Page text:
Who’s your primary?

As I tramp through medical appointments, I have many interviews by staff people (I have, in fact, memorized my PAMF patient number, quite unintentionally, just from checking to make sure that the paperwork is good) who run through a standard set of questions. After my names, first and last, spelled out, my date of birth, and my insurance carrier comes the question “Who’s your primary?”, meaning ‘Who’s your primary care physician?’ Primary here is a nouning by truncation, a phenomenon I have lots of examples of (and have blogged about fairly often), so there’s nothing especially exciting here. What’s interesting is when the staff frame the question that way, one step further into medical jargon than primary care physician (which is already contextually specialized, used where a non-medical type might say regular doctor or family doctor).

(Note: in the U.S. these days, primary care physicians come from family medicine/practice, internal medicine, and pediatrics; the primary care physician is literally primary, the first doctor a patient will normally see, the doctor who refers patients on to specialists, and the doctor who keeps track of the patient’s care. These doctors used to be called general practitioners, or GPs, and still are in most of the rest of the English-speaking world.)

In any case, printed questionnaires always have the full form of the question. In face-to-face interviews, on the other hand, I always get the truncated version. I assume that comes from the interviewers assessing who I am and what I can be expected to know, and then treating me as to some degree one of them, so that they can use the version they’re most comfortable with.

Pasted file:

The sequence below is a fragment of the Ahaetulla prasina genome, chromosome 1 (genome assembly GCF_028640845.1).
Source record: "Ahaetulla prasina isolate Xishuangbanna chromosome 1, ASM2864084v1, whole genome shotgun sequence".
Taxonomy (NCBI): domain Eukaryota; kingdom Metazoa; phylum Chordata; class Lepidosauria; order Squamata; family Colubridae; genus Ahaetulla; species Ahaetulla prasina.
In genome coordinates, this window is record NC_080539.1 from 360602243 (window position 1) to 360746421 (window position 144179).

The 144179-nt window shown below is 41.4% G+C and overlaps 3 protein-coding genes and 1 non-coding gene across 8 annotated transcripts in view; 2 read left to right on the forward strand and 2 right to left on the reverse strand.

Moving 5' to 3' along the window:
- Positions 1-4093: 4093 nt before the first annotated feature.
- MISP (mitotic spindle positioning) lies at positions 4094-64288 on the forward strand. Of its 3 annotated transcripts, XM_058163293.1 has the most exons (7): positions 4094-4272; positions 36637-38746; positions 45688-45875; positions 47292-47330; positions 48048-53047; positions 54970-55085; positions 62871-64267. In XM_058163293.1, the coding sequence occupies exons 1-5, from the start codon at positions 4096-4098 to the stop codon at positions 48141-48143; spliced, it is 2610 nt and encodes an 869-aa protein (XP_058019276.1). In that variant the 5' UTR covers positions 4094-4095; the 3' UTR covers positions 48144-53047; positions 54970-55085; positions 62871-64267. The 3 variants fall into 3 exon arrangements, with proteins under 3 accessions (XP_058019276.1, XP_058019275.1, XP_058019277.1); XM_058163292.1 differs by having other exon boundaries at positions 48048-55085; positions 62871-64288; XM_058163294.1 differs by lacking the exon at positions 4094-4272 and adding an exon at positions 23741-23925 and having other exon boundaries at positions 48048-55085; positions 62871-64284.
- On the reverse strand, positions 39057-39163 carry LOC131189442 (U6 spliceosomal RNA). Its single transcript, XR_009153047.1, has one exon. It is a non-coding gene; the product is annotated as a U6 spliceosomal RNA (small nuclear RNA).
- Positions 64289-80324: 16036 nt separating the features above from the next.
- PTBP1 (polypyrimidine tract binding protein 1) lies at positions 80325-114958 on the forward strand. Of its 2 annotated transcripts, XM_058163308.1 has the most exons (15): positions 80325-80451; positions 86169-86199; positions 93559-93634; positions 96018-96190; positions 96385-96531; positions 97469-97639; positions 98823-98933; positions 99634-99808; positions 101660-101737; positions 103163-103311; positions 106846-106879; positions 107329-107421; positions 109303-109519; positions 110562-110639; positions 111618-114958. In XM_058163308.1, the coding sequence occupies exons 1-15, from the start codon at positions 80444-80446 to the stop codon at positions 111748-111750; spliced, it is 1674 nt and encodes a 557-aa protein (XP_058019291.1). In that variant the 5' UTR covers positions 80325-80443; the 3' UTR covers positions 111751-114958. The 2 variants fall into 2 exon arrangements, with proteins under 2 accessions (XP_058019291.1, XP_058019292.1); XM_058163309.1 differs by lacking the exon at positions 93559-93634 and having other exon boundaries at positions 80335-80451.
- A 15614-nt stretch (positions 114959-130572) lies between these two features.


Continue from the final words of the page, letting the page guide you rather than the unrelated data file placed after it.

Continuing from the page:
Of course, they could just be sticking with their truncated jargon, regardless of who they’re talking to. I hope not, because I’d expect a fair number of patients to be unfamiliar with the usage. Possibly someone has recorded interviews and looked at the question.

 

5 Responses to “Who’s your primary?”

  1. Ellen Says:

    I’m not sure that it’s respect for your knowledge in particular. Even more often than “who’s your primary?” I hear from bored clerks who’ve never met me “what’s your social?” — meaning my Social Security Number, a datum I never provide in a medical context.

    • arnold zwicky Says:

      Social ‘Social Security number’ was one of the earliest examples in my files of a nouning by truncation that struck people as notable — and it was (and is) used by administrative staff in a variety of fields, not just medicine. In this case, it seems pretty clear that the people who use it no longer see that it’s an in-group usage — for them, it’s just the way you talk about these things — so they have, in effect, obliged the rest of us to accommodate to their usage, at least passively. (I can see myself *using* “SSN” to an administrative type, but not “social”.)

      • Jason Parker-Burlingham Says:

        Somewhat more surprising (to me) was when I was recently asked for “[my] last four” (I was setting up a medical appointment).

        It took me a moment to work out they were asking for the last four digits of my social security number. It struck me as a novel if a bit opaque shortening of “the last four digits of your social security number”.

  2. Bob Richmond Says:

    It’s worse when you’re a physician. Everybody expects that you know the jargon and the acronyms of every specialty. I particularly dislike it when lay people throw obscure acronyms at me that send me to Google.

    I use only the commonest of acronyms in writing surgical pathology reports, which are formidable enough when well written.

    I often interpret surgical pathology reports for patients. I just reviewed a very well written though exceedingly complex report for a patient – 5 pages, single-spaced, wall-to-wall, typed on a monospace typewriter (it was written two days ago).

  3. Truncated lame duck « Arnold Zwicky's Blog Says:

    […] for micropolitan/metropolitan area (here) and primary for primary care physician (here), but sometimes the source is a N + N compound, like greenhouse for greenhouse gases (here) — […]

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